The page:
A handful of weeks ago, in late April, I backpacked the Ohlone Regional Wilderness Trail, a 28-mile trail that runs west-east between Mission Peak Regional Preserve in Fremont and Del Valle Regional Park in Livermore.
The ORWT is one of the closest backpacking routes to San Francisco, located on the southeastern side of the Bay. This past winter, I hiked the eastern portion of the trail to Murietta Falls, and after that, became enamored with doing the whole thing.
I got my permits, organized my food, adjusted my backpack. One glitch? Days before I was scheduled to leave, weather forecasters predicted a heat wave on my permit dates. 80+ degree temps combined with constant sun exposure, near 100% humidity, and the strenuous nature of the trail—over 8,000 feet cumulative elevation gain—with a 30 lb. pack!—sounded excruciating. I considered postponing the trip, but time was running out. If I waited too long, I would miss the peak wildflower season and emerald green hills the hike is famous for. So off I went.
A saving grace among the sweaty climbing and sparse shade was how well-signed the trail was. Red discs on trail posts are placed at every potentially confusing junction throughout the 28-mile route. There are forty of them in total and each trail post is numbered. My ORWT permit included a topo map with each numbered trail post clearly marked so I could cross-reference my location as I hiked.
My campground, Maggie’s Half Acre, sat just below Rose Peak, 3,817 feet. Arriving at 2:00 p.m., I felt abject relief that I had made it. I went about exploring the other campsites (no other backpackers had arrived yet, nor would they that evening). Across from camp #2 was a backcountry toilet and a spring-fed water spigot. I decided my first task was refilling my 2.5 liter water bladder for the hike out the next day, so I used my mini water filter and did just that. After about 5 cycles, it was good to go. I then filled up a small, collapsible water bottle to use for the rest of the day. It may sound superfluous, but I didn’t want to touch my carefully filtered water supply for the next day, and based on experience, it’s handy having an extra water source in my tent throughout the night if I needed some water. Later, I came back to the water spigot with my camp sink to get water for cooking and washing.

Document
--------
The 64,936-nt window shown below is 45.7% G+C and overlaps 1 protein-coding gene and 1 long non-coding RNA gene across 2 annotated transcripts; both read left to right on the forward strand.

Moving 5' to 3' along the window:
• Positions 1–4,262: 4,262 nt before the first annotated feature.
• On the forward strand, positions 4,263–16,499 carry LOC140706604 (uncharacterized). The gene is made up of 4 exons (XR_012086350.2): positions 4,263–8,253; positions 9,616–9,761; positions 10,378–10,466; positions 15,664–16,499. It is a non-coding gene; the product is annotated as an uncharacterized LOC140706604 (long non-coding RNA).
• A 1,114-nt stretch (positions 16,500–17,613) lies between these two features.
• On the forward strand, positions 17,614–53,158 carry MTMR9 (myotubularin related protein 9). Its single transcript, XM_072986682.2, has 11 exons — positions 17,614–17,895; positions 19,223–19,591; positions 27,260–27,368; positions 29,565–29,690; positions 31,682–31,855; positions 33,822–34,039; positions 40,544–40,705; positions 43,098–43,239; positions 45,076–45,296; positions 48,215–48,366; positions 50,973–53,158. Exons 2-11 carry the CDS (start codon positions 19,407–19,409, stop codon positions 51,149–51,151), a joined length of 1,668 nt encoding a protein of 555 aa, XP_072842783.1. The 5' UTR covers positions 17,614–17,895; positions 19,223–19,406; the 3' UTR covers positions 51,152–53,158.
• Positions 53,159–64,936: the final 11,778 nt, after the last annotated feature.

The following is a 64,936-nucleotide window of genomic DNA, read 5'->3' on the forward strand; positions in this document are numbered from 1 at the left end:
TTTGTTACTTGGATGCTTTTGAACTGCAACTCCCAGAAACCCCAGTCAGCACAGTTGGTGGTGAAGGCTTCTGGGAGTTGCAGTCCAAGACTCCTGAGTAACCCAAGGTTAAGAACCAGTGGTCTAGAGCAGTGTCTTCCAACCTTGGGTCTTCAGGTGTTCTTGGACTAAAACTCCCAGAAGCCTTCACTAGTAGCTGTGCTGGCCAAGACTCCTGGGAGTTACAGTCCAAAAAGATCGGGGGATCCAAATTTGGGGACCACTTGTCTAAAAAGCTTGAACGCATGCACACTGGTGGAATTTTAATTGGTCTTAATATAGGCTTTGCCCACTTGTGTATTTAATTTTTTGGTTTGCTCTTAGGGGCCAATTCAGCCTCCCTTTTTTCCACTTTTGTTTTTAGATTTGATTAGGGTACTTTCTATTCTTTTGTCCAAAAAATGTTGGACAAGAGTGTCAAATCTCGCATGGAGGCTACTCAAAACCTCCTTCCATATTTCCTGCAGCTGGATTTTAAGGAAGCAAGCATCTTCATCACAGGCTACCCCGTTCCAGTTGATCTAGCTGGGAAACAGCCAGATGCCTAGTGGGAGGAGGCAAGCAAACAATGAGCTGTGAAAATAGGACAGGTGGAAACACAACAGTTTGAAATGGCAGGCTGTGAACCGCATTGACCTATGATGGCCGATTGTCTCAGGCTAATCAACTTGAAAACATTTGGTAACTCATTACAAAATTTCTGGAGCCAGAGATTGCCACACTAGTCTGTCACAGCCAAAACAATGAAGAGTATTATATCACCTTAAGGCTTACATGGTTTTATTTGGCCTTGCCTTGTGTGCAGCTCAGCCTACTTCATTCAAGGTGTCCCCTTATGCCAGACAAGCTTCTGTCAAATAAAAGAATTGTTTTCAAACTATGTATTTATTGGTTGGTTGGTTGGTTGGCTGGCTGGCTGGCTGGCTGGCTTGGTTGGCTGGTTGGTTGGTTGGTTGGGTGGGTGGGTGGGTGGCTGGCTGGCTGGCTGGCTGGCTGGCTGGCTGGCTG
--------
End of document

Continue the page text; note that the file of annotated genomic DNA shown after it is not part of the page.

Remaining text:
Back at my campsite, I went about setting up my tent and choosing a place for my bear can and cooking gear. Although it wasn’t required, I brought a bear can to help protect my food from critters and curious birds. It’s also convenient for sitting and leaning against a tree and reading, which I did for a while until it was time to cook dinner. Chicken pad thai in hand, I fired up the JetBoil and let the mixture sit in my camp bowl for 15 minutes. Happily, I didn’t encounter aggressive wildlife, particularly gray jays and chipmunks, which I was used to fending off in Washington State.
I loved watching the scrub jays and acorn woodpeckers fluttering around my campsite once I sat still for a while. That and the sunrise were the most peaceful moments of my trip, the kind that make it worthwhile.
After dinner, I had quiet time in my tent. I had loaded podcasts onto my phone, so listened to those for a while. I didn’t have too much fear about being alone, to be honest. Onur had my detailed itinerary, and I had backpacked solo before on Mount Whitney. Recently, I gave up my SPOT messenger in favor of a personal locator beacon for emergencies, and that gives us some peace of mind as well.